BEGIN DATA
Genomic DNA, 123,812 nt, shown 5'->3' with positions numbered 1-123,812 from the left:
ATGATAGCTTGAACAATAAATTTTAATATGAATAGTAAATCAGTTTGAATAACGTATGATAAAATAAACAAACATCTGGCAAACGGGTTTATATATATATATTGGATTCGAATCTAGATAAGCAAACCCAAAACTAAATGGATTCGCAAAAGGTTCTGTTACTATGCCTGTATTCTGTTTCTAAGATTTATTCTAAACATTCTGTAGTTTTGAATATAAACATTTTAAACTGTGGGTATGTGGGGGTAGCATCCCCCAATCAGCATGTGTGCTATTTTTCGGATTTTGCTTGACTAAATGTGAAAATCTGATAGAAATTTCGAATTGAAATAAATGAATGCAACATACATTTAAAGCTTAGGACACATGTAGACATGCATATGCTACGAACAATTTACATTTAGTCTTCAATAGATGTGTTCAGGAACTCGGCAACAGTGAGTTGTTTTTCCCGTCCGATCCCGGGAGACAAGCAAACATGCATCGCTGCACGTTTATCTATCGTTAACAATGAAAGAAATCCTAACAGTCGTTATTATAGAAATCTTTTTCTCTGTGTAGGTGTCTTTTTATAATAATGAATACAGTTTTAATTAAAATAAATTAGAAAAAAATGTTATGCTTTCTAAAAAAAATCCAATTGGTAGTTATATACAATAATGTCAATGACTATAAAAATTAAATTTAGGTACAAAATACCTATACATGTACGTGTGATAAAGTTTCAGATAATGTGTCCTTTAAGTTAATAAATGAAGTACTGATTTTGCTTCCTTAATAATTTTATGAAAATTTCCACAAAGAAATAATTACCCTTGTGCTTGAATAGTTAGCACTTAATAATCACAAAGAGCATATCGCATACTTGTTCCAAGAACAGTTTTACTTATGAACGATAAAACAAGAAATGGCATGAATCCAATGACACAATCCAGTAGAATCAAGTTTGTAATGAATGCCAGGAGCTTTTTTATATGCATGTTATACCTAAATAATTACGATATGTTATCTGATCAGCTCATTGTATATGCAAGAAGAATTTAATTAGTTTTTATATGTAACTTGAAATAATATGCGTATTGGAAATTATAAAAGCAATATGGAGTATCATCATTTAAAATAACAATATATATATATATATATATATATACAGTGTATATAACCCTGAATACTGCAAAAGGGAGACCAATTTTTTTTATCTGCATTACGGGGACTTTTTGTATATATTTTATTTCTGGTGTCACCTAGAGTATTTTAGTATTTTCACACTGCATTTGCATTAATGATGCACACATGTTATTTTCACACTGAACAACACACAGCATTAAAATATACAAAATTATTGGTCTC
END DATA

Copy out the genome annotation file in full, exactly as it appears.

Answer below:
Genomic DNA, 123,812 nt, shown 5'->3' with positions numbered 1-123,812 from the left:
ATGATAGCTTGAACAATAAATTTTAATATGAATAGTAAATCAGTTTGAATAACGTATGATAAAATAAACAAACATCTGGCAAACGGGTTTATATATATATATTGGATTCGAATCTAGATAAGCAAACCCAAAACTAAATGGATTCGCAAAAGGTTCTGTTACTATGCCTGTATTCTGTTTCTAAGATTTATTCTAAACATTCTGTAGTTTTGAATATAAACATTTTAAACTGTGGGTATGTGGGGGTAGCATCCCCCAATCAGCATGTGTGCTATTTTTCGGATTTTGCTTGACTAAATGTGAAAATCTGATAGAAATTTCGAATTGAAATAAATGAATGCAACATACATTTAAAGCTTAGGACACATGTAGACATGCATATGCTACGAACAATTTACATTTAGTCTTCAATAGATGTGTTCAGGAACTCGGCAACAGTGAGTTGTTTTTCCCGTCCGATCCCGGGAGACAAGCAAACATGCATCGCTGCACGTTTATCTATCGTTAACAATGAAAGAAATCCTAACAGTCGTTATTATAGAAATCTTTTTCTCTGTGTAGGTGTCTTTTTATAATAATGAATACAGTTTTAATTAAAATAAATTAGAAAAAAATGTTATGCTTTCTAAAAAAAATCCAATTGGTAGTTATATACAATAATGTCAATGACTATAAAAATTAAATTTAGGTACAAAATACCTATACATGTACGTGTGATAAAGTTTCAGATAATGTGTCCTTTAAGTTAATAAATGAAGTACTGATTTTGCTTCCTTAATAATTTTATGAAAATTTCCACAAAGAAATAATTACCCTTGTGCTTGAATAGTTAGCACTTAATAATCACAAAGAGCATATCGCATACTTGTTCCAAGAACAGTTTTACTTATGAACGATAAAACAAGAAATGGCATGAATCCAATGACACAATCCAGTAGAATCAAGTTTGTAATGAATGCCAGGAGCTTTTTTATATGCATGTTATACCTAAATAATTACGATATGTTATCTGATCAGCTCATTGTATATGCAAGAAGAATTTAATTAGTTTTTATATGTAACTTGAAATAATATGCGTATTGGAAATTATAAAAGCAATATGGAGTATCATCATTTAAAATAACAATATATATATATATATATATATATACAGTGTATATAACCCTGAATACTGCAAAAGGGAGACCAATTTTTTTTATCTGCATTACGGGGACTTTTTGTATATATTTTATTTCTGGTGTCACCTAGAGTATTTTAGTATTTTCACACTGCATTTGCATTAATGATGCACACATGTTATTTTCACACTGAACAACACACAGCATTAAAATATACAAAATTATTGGTCTC